It may be about climate change, which could lead to ice melting and to the opening of new transport routes in the north. After all, many scientists predict that the current generation will live to see an all open ocean at the North Pole. It is said that the Arctic ice is melting at a rate of 13% per decade, but no one knows if this pace will go on and for how long. For the time being, competition is heating up regarding the riches below the water: oil, gas, minerals – and we’re talking big. The U.S. Geological Survey has estimated that up to 30% of the world’s undiscovered gas and 13 percent of oil are inside the Arctic Circle along with minerals such as lithium and cobalt.
The interest in the Arctic resources is not restricted to the states having continental shelf, it seems more actors intend to play games in terms of search for resources. Of course, first are the states with continental shelf – Russia, Norway, Greenland (Denmark), Canada and United States; then come the states without coastal claims, such as Iceland, Finland and Sweden; in the third row are the non-Arctic states showing interest lately, such as China.
The Arctic states - through the Arctic Council - may continue to try and find areas of mutual collaboration in line with environmental principles. As experts say, the negotiation of an Arctic Treaty may not be realistic, but cooperation is essential. Nevertheless, the players’ interests could prove decisive in the battle for resources.


In 2007, a Russian submarine planted a flag on the seabed beneath the North Pole. Widely reported in the media but dismissed by legal specialists and many world leaders, it was a symbolic gesture in terms of military strength and clear intention about the Arctic reserves. Since then, efforts are being made, weighted by domestic problems such as inadequate funding (central bank’s interest rate stands at 9% and the commercial loans have higher interest rates), dependence on foreign know-how and the relatively small number of companies able to perform in such tough climate areas.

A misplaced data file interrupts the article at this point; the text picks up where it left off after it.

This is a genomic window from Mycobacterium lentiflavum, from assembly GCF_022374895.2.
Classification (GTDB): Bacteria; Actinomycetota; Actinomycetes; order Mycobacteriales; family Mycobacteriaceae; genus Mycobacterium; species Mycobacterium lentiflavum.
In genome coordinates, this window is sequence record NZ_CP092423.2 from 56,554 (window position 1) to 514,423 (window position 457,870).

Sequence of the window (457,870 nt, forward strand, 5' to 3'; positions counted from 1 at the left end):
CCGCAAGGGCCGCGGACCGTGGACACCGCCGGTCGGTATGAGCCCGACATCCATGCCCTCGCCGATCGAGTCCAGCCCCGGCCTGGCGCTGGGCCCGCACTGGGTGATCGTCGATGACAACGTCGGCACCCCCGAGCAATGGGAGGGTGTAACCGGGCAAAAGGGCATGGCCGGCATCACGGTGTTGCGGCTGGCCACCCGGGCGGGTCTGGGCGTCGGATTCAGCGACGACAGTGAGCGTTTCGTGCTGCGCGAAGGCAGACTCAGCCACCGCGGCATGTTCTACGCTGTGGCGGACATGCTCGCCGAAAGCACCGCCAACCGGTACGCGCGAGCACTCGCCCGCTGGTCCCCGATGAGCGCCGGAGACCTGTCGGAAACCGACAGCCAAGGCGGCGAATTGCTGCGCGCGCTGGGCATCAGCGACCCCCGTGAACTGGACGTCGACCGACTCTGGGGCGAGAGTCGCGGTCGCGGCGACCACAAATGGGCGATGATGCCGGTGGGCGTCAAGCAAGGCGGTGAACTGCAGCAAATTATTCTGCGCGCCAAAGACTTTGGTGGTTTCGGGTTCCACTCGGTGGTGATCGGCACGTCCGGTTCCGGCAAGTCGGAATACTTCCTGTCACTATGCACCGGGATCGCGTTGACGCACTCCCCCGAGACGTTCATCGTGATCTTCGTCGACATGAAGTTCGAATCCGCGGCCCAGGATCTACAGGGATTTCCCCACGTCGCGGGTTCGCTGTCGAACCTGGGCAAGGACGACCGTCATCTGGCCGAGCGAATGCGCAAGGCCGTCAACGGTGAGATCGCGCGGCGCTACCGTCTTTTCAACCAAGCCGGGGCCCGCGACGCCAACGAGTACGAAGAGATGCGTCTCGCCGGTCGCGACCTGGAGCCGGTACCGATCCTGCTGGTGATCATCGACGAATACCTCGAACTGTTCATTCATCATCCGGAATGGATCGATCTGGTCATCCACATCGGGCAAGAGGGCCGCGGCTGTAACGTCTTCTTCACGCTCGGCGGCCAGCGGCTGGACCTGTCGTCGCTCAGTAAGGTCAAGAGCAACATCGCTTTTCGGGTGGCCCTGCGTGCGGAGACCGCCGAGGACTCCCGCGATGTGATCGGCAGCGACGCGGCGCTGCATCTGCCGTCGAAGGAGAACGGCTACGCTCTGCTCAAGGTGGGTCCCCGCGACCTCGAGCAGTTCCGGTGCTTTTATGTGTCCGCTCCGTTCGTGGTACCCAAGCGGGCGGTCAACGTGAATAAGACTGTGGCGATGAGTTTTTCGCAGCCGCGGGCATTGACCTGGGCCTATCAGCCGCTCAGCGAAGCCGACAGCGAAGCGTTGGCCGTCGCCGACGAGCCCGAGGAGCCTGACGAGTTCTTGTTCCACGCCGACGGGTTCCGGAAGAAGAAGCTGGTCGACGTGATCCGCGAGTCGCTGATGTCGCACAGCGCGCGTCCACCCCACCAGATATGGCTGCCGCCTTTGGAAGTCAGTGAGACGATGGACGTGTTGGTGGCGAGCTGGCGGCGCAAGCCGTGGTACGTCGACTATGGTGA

Russian PM Dmitry Medvedev summoned a government sitting late this summer to discuss issues related to the development of the territories in the Arctic. Thus, the Russian government has promised to invest more than USD 2.75 billion by 2025 in the development of the Arctic shelf and for the needs in the local areas. On the other hand, Russian Deputy Minister of Energy Kirill Molodtsov has released plans aiming at increasing the Arctic oil production by 10% in 2017, up to 730-774 million barrels.
It is to be said that the companies operating in the Arctic region, the ‘chosen’ ones are Rosneft and Gazprom Neft. The Russian government, under the pressure of international sanctions and domestic hurdles, is pressing in its turn these companies to provide concrete results about the progress in finding resources. If Urals oil breaks even below USD 50 per barrel, the Arctic oil becomes efficient above the USD 70 per barrel threshold, hence it may be rather difficult for Rosneft and Gazprom Neft to find the right path.
In order to stimulate exploration in the Arctic regions, the Russian Ministry of Natural Resources is proposing changes to the current legal framework, asserting that a zero percent taxation rate would be instrumental in consolidating geological test sites as springboard for new technologies to be used when studying subsurface resources. Nevertheless, tight oil projects, including the Bazhenov, Abalak, Khadum, Domanik regions among others, are exempted for 15 years from paying the mineral extraction tax.
In another development, as Rosneft continues the mapping of the Arctic energy reserves, it already has 28 offshore Arctic licenses and major exploration and development commitments.
In 2013, Rosneft struck a deal with federal Russian authorities over the take-over of shipyard No 82 in Roslyakovo, the town located only few kilometres north of Murmansk. Now the area is open to regular traffic, but before it was part of the Severomorsk, Russia’s Northern Fleet headquarter city. In this very place a joint venture has been set up between Rosneft and the Finnish company Lamor for the manufacturing of equipment for oil spill preparedness, response and recovery, a deal announced during the recent Eastern Economic Forum in Vladivostok. Rosneft says the production of domestic equipment will increase by 70% by 2025 following this agreement, in view of increasing the oil output.


Norway is also interested in Arctic reserves; however, the huge potential is hindered by political and civic opposition. Two-thirds of the country’s undiscovered oil lies off its northern coast in the Arctic’s Barents Sea, and for Norway’s petroleum industry access to these new fields is essential. Oil companies are assessing which of a record 93 exploration blocks in the Barents they want to bid for, and a record number of wells are due to be drilled there this year. But the outcome of recent general elections has showed that the ruling Conservative Party is ready to abstain from exploring energy reserves in the Arctic region for four years, if it receives parliamentary support for its minority government, as tabloid VG reported.